For that reason, the main debate in the Panov-Botvinnik Attack occurs after 6. Nf3 Bb4 7. cxd5 Nxd5, where White has two moves of about the same strength: 8. Qc2 (covered in Line 306) and 8. Bd2. After the usual 8. Bd2 Nc6 9. Bd3 O-O 10. O-O Be7 appears a position typical for this variation. White has more space, but d4-pawn could become vulnerable. The most popular options for White are 11. Re1, 11. a3 and 11. Qe2, and in any case Black is able to obtain equal chances.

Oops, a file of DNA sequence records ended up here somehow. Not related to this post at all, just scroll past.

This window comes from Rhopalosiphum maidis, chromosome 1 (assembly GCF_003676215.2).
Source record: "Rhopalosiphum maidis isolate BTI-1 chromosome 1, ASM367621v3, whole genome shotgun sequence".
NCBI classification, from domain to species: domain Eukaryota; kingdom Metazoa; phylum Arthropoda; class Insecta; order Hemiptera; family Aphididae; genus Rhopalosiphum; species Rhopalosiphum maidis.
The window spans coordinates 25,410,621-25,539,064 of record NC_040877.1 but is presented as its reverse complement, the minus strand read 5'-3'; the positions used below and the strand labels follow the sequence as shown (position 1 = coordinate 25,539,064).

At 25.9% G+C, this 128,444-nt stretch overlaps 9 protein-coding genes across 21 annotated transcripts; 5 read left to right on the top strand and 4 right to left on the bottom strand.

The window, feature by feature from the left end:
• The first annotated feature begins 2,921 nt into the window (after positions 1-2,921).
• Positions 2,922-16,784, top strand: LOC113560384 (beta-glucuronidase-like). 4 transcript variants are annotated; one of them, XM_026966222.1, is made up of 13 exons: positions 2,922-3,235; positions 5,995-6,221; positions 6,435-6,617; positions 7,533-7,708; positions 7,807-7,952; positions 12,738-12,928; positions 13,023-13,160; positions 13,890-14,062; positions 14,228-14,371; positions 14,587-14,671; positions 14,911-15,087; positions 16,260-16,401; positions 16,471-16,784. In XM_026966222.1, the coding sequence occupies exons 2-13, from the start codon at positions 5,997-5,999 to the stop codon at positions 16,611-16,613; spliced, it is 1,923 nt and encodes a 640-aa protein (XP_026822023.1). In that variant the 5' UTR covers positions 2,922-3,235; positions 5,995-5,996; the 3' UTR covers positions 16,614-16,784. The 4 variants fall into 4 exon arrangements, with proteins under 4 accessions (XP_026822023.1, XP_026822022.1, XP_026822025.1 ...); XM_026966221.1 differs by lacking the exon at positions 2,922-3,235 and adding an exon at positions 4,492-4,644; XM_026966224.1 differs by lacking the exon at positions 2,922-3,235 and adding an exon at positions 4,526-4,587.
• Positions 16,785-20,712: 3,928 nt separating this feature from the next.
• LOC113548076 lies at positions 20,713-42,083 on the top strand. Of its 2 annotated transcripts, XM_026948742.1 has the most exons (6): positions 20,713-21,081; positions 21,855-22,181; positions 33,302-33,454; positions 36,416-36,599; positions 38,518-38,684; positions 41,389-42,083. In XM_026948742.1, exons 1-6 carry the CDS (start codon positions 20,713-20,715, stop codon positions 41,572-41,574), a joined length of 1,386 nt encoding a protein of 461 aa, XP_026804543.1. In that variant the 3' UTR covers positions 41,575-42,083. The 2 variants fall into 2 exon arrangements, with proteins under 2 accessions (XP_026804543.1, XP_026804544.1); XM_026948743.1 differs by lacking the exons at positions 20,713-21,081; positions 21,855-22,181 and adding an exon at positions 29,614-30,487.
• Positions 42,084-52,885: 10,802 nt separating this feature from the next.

There is also a sideline 6. a3 which we recommend for beginners. White prevents Be7-b4, and plans to continue with Nf3, Bd3 and O-O.
[Diagram: White to Move] Black’s last move was a mistake 15…h6, allowing White to launch a decisive attack on the weakened position of black King. How can White punish his opponent?
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